Topic: Kabbalistic Concepts | Posted:June 3, 2015
In the end of the portion Beha’a’lotcha, it says, “Moses cries out to the Creator.” The words that he cries out are the words that are used in the Yedid Nefesh that we sing in the third meal of Shabbat; El na refa na la, “Please, God, please, heal her,” referring to his sister, Miriam, who had leprosy. In his commentary, Rabbi Yitzhak Isaac of Komarno begins the discussion with a desire to understand why the word na, “please,” is used twice.
He writes that he heard from his teacher that all the prayers that we ever pray should only be for the Shechinah. Meaning, that there is this other reality, which, yes, influences our world, but really exists in the real world where there is the concept of the Shechinah - our Supernal Mother, our Source - which is in pain. It is in pain because of the darkness in our world, because of the pain that exists in our world, because of the fact that we are not yet at the Gemar HaTikun, the End of the Correction. And so we have to start connecting ourselves to that other world, and all of our prayers really should be nothing of this world. Even when a person is sick, he shouldn’t be praying about the fact that he’s sick. Even when a person is lacking, he should not be praying for the fact that he doesn’t have sustenance. Why? Because the reason a person is lacking health or sustenance in this world is due to a lack in the Shechinah.
Every lack that exists in a person’s life is only because there is a lack in the Upper Worlds. So, therefore, really, why does a person get sick? Not for any other reason than that he’s meant to be awakened and to remember that there’s somebody in greater pain than he is. The purpose of sickness, lack, and pain is as a wakeup call to make us look upwards and realize that our work is focused in the wrong place.
Therefore, whether it’s for our self or someone else, the prayer should never be, “heal this person.” It should be, “Please, God, allow my prayers to fill that lack in the Shechinah.” Because we know that if that lack is filled, the manifestation of that lack in our physical world will be filled.
So the first thing we need to get from this is that from this moment on, whenever we pray, we have to understand there’s only one reason for lack, pain, or sickness: because the Shechinah, this spiritual source, is lacking and it has become manifest in our world. Our goal, therefore, is not for a certain person, or ourselves, to be healed. Our goal is for the Shechinah to become filled in that area. If we correct the Supernal World, the Shechinah, with this consciousness of prayer, then everything below will be fixed as well.
Now, here Rabbi Yitzhak Isaac of Komarno says an amazing thing, which hopefully stays with us. He says that all the miracles the Baal Shem Tov created - the fact that he was able to revive the deathly ill, make people who are blind able to see, bless children to people who weren’t able to have children – were not because of his greatness, his purity, his wisdom, or his connection to the Light of the Creator. It was because the Baal Shem Tov never prayed for a person; he only prayed that theShechinah be filled.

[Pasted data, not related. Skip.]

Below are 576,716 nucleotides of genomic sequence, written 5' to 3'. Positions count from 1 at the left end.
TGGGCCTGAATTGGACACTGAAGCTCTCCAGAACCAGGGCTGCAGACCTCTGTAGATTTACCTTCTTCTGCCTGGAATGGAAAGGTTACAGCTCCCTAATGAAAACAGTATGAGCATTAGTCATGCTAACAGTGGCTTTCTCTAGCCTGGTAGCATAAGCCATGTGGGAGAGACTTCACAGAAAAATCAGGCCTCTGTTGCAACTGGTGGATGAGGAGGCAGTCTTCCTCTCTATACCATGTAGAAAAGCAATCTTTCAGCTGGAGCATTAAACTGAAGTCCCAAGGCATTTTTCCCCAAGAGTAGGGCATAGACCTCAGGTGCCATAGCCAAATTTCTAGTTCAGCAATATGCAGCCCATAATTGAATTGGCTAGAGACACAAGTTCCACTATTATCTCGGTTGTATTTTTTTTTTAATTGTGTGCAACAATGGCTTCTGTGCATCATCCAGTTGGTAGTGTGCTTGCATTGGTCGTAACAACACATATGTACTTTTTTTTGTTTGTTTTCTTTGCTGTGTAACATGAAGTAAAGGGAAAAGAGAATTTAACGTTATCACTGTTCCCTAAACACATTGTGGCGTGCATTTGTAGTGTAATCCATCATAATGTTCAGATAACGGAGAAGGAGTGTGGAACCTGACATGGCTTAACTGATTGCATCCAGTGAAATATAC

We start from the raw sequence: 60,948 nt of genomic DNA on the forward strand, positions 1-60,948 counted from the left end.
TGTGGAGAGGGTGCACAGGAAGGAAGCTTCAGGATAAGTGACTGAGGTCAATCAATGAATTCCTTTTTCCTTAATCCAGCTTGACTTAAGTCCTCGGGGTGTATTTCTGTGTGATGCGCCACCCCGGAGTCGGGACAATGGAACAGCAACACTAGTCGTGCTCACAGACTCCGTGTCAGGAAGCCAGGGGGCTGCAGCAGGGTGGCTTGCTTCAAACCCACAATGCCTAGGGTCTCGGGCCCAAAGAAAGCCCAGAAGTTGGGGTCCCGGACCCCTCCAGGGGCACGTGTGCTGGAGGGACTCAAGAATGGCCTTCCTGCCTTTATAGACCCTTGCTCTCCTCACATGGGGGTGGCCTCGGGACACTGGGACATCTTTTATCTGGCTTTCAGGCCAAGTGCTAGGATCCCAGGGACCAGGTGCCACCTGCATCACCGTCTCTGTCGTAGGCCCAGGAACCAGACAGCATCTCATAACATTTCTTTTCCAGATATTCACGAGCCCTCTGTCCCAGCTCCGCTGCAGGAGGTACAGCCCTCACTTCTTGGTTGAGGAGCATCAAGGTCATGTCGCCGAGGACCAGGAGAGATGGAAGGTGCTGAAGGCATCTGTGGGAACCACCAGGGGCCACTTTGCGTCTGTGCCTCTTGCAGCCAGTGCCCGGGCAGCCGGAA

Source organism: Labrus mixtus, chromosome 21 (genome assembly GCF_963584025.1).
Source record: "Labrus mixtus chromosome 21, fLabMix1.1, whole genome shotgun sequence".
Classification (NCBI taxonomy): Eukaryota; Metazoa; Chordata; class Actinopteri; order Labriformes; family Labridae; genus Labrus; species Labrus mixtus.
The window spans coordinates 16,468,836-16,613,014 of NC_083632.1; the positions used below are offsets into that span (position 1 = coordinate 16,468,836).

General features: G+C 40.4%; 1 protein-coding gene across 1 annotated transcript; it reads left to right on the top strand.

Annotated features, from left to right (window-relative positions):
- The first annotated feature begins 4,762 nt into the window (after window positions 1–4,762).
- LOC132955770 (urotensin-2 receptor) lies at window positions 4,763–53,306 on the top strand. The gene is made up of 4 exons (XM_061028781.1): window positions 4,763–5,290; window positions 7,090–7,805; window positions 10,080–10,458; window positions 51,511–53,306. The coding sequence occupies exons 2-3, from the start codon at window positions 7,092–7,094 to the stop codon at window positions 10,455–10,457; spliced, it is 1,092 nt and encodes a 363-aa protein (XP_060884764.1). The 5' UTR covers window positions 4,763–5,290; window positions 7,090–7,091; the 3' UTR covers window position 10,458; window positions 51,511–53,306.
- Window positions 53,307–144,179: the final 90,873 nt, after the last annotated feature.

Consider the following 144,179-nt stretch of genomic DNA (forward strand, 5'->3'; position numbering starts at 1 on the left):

Every single one of us has the ability to create unbelievable miracles like the Baal Shem Tov created, but only if we make this huge shift in consciousness never to pray for ourselves again, never to pray for another person again, and to know that these lacks - either in our own life or in other people’s lives - are only an effect of the lack that is in the Shechinah. And our goal and prayer when we read the Zohar or in any connection we make is to fix that lack in the Shechinah.
Rabbi Yitzhak Isaac of Komarno goes on in his commentary to say he knows the reality is that we can’t do this all the time. Sometimes a person gets so sad, so depressed, that they can’t really focus. We’re so self-involved in our own sadness that we can’t think about the pain of the Shechinah. He says that even when a person still feels their own pain, they should also feel the pain of the Shechinah; this person shouldsay, “Creator, my pain is great, but nevertheless, I also feel the Supernal pain, and, therefore, I’m asking to fill both.”
So, when the first time a real prayer of healing is mentioned in the Torah, what does Moses say as he is standing there in front of his sick sister? “My prayer is that the Shechinah is healed.” Moses knew the reason that leprosy was manifest in his sister was because something was lacking in the Supernal order. Therefore, his first prayer was for the Shechinah. But Moses also says that he feels a great pain for his sister, and so his prayer is also for her – the second na . He says, “I want the healing to also go to her.” El na refa , the first please – “my first desire is to heal the lack in the Shechinah.” Then na la, the second please - “my sister Miriam has leprosy. Let the healing from the Shechinah that comes first flow down into her.” And here Moses is teaching us, all the later generations, how to pray. This is the first time there’s a real prayer for another person mentioned in the Torah.
Every time there’s pain, be it personal or for somebody else, the first thing we have to say is, "I want this prayer, I want this study, I want this Light that I am revealing through my spiritual action to heal the Shechinah. And second to that, I want it also to come to me or to this person that I’m praying for." El na refa, “Please, the Creator, heal the Shechinah,” na la, “and then also to this other person, also to me.” All the miracles that the Baal Shem Tov brought to this world, and that we can bring to this world, are from this consciousness. We have to strive for it. We have to beg for it. We have to ask for it.